Court: U.K. Must Revisit Idea of Public Probe Into Litvinenko Death

Global Security Newswire Staff
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Global Security Newswire Staff
Feb. 11, 2014, 9:25 a.m.

A key U.K. ju­di­cial body has ruled that Bri­tain must re­con­sider hold­ing a pub­lic in­quiry in­to the po­loni­um pois­on­ing death of Rus­si­an dis­sid­ent Al­ex­an­der Litv­inen­ko.

A Tues­day rul­ing by the High Court of Justice in Lon­don re­quires Brit­ish Home Sec­ret­ary Theresa May to re-ex­am­ine her jus­ti­fic­a­tion for pre­vent­ing an open in­vest­ig­a­tion of the 2006 in­cid­ent, Re­u­ters re­ports. The former KGB of­ficer died after drink­ing tea tain­ted with ra­dio­act­ive po­loni­um 210.

May last year blocked a re­quest for such a pub­lic probe from Robert Owen, a cor­on­er who led a closed-door look at cir­cum­stances sur­round­ing the death.

“If she is to main­tain her re­fus­al [to hold an open in­quiry], she will need bet­ter reas­ons than those giv­en in the de­cision let­ter,” Lord Justice Steph­en Richards said in a state­ment for a three-judge pan­el. The group un­an­im­ously backed the find­ing, though it is­sued no dir­ect de­mand for a pub­lic probe.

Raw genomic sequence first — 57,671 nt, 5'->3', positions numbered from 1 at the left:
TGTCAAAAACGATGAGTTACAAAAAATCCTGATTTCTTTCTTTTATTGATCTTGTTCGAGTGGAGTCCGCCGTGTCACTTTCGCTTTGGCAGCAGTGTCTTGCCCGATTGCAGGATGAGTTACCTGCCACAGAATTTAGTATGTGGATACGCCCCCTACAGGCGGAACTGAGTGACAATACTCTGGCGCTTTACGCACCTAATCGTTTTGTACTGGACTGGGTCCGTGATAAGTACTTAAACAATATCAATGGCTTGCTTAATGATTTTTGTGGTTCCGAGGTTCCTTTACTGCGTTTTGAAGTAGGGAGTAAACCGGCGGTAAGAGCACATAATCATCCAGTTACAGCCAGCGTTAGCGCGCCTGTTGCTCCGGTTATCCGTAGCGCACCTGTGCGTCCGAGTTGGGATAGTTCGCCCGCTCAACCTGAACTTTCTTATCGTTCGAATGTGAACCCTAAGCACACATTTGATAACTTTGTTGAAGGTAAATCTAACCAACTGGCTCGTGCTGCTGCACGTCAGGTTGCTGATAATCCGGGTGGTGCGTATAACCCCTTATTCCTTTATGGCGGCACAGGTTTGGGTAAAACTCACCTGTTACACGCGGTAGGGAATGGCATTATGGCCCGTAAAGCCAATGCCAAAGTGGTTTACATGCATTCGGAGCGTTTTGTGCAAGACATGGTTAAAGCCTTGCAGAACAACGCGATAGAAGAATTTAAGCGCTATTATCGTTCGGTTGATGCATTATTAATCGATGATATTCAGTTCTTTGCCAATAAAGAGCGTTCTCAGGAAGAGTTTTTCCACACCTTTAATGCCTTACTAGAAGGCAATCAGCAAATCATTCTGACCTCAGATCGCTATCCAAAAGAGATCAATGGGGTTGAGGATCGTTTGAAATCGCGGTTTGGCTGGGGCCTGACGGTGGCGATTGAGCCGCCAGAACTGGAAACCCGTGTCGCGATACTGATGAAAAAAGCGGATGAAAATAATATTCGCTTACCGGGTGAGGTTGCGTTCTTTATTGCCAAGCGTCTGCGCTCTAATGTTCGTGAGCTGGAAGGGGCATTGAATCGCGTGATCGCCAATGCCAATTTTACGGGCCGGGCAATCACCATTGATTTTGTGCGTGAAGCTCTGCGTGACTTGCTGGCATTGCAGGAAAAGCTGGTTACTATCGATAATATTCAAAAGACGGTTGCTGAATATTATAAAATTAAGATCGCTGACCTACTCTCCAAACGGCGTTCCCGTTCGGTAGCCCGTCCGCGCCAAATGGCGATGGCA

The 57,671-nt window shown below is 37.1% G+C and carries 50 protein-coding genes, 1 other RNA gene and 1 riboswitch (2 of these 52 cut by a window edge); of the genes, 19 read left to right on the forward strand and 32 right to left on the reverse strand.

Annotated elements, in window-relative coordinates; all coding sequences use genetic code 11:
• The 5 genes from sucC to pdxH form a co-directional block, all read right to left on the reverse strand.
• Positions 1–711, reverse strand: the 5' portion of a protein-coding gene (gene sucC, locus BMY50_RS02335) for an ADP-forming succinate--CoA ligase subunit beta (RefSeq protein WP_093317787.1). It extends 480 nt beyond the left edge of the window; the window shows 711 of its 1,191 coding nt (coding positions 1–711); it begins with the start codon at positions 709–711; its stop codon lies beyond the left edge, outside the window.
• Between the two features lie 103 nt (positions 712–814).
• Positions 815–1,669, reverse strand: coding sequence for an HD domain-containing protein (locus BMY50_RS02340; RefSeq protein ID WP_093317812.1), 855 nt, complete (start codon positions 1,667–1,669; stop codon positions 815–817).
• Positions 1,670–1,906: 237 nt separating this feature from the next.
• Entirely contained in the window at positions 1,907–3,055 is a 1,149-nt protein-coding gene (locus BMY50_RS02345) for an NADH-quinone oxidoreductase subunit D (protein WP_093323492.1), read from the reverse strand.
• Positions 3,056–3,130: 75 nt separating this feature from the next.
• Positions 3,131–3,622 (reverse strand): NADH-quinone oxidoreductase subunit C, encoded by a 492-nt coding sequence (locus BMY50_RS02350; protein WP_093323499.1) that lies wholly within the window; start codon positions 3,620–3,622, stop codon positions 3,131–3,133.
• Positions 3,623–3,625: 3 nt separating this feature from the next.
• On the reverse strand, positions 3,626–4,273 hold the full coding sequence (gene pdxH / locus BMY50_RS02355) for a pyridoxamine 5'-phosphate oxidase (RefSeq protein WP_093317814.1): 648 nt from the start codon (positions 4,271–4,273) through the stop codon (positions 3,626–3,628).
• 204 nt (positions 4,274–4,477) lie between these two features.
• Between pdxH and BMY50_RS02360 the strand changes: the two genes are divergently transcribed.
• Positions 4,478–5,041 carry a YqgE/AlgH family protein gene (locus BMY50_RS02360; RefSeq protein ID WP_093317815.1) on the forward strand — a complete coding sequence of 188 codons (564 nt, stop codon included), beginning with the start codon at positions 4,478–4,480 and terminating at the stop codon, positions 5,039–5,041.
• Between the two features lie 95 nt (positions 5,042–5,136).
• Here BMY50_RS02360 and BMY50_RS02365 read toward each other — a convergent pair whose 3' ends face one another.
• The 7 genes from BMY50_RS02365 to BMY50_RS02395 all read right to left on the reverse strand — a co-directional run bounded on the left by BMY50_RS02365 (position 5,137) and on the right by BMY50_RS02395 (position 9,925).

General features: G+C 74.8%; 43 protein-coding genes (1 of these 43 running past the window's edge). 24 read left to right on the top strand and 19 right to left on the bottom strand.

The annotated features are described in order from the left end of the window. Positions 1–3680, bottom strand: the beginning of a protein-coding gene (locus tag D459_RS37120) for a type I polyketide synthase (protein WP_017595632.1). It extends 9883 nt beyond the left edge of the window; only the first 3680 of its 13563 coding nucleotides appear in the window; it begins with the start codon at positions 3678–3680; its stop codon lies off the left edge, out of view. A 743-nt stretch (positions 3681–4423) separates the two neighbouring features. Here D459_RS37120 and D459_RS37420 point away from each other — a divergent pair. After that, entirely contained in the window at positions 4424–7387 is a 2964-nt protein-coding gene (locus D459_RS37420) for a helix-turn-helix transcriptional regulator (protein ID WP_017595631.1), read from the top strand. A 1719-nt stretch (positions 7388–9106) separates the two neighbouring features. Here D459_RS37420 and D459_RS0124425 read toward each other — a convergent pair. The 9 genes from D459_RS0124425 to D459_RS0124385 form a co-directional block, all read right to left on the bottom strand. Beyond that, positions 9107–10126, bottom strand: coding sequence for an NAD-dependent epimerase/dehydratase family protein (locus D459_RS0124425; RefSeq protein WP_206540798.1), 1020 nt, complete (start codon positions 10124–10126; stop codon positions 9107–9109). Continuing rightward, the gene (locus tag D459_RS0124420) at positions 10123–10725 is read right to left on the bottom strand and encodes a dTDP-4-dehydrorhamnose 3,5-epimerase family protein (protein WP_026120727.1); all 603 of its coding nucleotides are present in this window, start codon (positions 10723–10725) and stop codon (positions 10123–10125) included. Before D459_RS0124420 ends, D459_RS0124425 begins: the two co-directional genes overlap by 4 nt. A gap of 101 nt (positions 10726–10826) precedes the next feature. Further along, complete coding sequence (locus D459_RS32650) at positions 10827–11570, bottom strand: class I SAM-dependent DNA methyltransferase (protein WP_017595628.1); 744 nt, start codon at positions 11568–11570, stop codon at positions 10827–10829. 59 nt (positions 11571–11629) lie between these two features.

“The case for set­ting up an im­me­di­ate stat­utory in­quiry as re­ques­ted by the cor­on­er is plainly a strong one,” the three judges ad­ded.

An open in­vest­ig­a­tion could im­plic­ate Rus­sia in the death, cre­at­ing po­ten­tial for polit­ic­al and eco­nom­ic fal­lout from any find­ings, ac­cord­ing to Re­u­ters. Mo­scow main­tains it was not in­volved.

Last year, May said polit­ic­al con­sid­er­a­tions had played a role in her de­cision not to go for­ward with an open in­vest­ig­a­tion. She ad­ded, though, that those factors were not de­cis­ive.

The High Court of Justice said there are “strong reas­ons of pub­lic in­terest” for the United King­dom to ex­am­ine al­leg­a­tions of Rus­si­an col­lu­sion in the death.

The Brit­ish Home Of­fice in­dic­ated it is re­view­ing the court’s find­ing.

Mar­ina Litv­inen­ko, the KGB vet­er­an’s wid­ow who ini­ti­ated the push for an open probe, said she was happy to learn about Tues­day’s de­cision.

“This was the murder of a Brit­ish cit­izen on the streets of Lon­don us­ing ra­dio­act­ive pois­on. You would have thought that the gov­ern­ment would want to get to the bot­tom of who was be­hind it,” she said.

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